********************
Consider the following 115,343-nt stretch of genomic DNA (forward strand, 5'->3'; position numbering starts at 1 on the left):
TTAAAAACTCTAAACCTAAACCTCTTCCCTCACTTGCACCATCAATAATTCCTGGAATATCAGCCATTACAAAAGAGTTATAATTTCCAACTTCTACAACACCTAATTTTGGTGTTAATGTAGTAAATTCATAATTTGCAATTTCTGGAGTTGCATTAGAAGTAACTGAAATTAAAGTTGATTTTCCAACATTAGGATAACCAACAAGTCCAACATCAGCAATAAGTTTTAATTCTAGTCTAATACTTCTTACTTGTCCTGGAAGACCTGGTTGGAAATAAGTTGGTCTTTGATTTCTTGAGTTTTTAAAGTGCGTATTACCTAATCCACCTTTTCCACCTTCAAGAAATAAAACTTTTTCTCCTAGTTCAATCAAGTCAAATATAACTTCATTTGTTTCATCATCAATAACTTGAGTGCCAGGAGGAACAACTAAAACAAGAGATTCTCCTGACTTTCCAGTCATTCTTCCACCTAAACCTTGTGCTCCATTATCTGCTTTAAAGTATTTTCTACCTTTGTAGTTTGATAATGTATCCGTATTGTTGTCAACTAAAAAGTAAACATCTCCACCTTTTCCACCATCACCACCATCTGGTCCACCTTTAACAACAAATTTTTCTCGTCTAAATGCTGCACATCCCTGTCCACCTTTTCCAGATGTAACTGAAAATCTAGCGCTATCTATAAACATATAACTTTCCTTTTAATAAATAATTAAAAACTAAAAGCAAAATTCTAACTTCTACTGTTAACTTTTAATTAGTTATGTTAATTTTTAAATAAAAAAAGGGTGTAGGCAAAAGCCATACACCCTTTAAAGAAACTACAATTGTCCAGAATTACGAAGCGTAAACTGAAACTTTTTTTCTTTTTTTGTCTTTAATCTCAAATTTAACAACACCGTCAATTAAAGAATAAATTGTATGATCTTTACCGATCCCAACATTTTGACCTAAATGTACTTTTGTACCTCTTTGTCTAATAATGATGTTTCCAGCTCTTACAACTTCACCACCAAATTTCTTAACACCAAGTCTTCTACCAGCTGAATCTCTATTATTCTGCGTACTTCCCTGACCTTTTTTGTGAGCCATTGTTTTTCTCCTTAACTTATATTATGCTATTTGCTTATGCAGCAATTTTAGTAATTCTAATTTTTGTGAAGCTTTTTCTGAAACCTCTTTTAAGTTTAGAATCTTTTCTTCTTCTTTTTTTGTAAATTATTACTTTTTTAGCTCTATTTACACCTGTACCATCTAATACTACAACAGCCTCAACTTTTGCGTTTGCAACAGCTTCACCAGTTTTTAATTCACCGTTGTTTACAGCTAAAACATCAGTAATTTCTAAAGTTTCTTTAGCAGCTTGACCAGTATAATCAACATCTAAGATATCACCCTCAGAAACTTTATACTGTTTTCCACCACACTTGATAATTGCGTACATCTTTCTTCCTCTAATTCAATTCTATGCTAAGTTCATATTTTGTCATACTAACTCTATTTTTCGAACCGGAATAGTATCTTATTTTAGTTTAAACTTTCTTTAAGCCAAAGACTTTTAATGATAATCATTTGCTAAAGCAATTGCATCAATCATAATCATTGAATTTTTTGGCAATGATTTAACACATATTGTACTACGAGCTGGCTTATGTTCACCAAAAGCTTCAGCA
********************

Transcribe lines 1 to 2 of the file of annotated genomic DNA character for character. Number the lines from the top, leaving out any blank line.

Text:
Consider the following 115,343-nt stretch of genomic DNA (forward strand, 5'->3'; position numbering starts at 1 on the left):
TTAAAAACTCTAAACCTAAACCTCTTCCCTCACTTGCACCATCAATAATTCCTGGAATATCAGCCATTACAAAAGAGTTATAATTTCCAACTTCTACAACACCTAATTTTGGTGTTAATGTAGTAAATTCATAATTTGCAATTTCTGGAGTTGCATTAGAAGTAACTGAAATTAAAGTTGATTTTCCAACATTAGGATAACCAACAAGTCCAACATCAGCAATAAGTTTTAATTCTAGTCTAATACTTCTTACTTGTCCTGGAAGACCTGGTTGGAAATAAGTTGGTCTTTGATTTCTTGAGTTTTTAAAGTGCGTATTACCTAATCCACCTTTTCCACCTTCAAGAAATAAAACTTTTTCTCCTAGTTCAATCAAGTCAAATATAACTTCATTTGTTTCATCATCAATAACTTGAGTGCCAGGAGGAACAACTAAAACAAGAGATTCTCCTGACTTTCCAGTCATTCTTCCACCTAAACCTTGTGCTCCATTATCTGCTTTAAAGTATTTTCTACCTTTGTAGTTTGATAATGTATCCGTATTGTTGTCAACTAAAAAGTAAACATCTCCACCTTTTCCACCATCACCACCATCTGGTCCACCTTTAACAACAAATTTTTCTCGTCTAAATGCTGCACATCCCTGTCCACCTTTTCCAGATGTAACTGAAAATCTAGCGCTATCTATAAACATATAACTTTCCTTTTAATAAATAATTAAAAACTAAAAGCAAAATTCTAACTTCTACTGTTAACTTTTAATTAGTTATGTTAATTTTTAAATAAAAAAAGGGTGTAGGCAAAAGCCATACACCCTTTAAAGAAACTACAATTGTCCAGAATTACGAAGCGTAAACTGAAACTTTTTTTCTTTTTTTGTCTTTAATCTCAAATTTAACAACACCGTCAATTAAAGAATAAATTGTATGATCTTTACCGATCCCAACATTTTGACCTAAATGTACTTTTGTACCTCTTTGTCTAATAATGATGTTTCCAGCTCTTACAACTTCACCACCAAATTTCTTAACACCAAGTCTTCTACCAGCTGAATCTCTATTATTCTGCGTACTTCCCTGACCTTTTTTGTGAGCCATTGTTTTTCTCCTTAACTTATATTATGCTATTTGCTTATGCAGCAATTTTAGTAATTCTAATTTTTGTGAAGCTTTTTCTGAAACCTCTTTTAAGTTTAGAATCTTTTCTTCTTCTTTTTTTGTAAATTATTACTTTTTTAGCTCTATTTACACCTGTACCATCTAATACTACAACAGCCTCAACTTTTGCGTTTGCAACAGCTTCACCAGTTTTTAATTCACCGTTGTTTACAGCTAAAACATCAGTAATTTCTAAAGTTTCTTTAGCAGCTTGACCAGTATAATCAACATCTAAGATATCACCCTCAGAAACTTTATACTGTTTTCCACCACACTTGATAATTGCGTACATCTTTCTTCCTCTAATTCAATTCTATGCTAAGTTCATATTTTGTCATACTAACTCTATTTTTCGAACCGGAATAGTATCTTATTTTAGTTTAAACTTTCTTTAAGCCAAAGACTTTTAATGATAATCATTTGCTAAAGCAATTGCATCAATCATAATCATTGAATTTTTTGGCAATGATTTAACACATATTGTACTACGAGCTGGCTTATGTTCACCAAAAGCTTCAGCA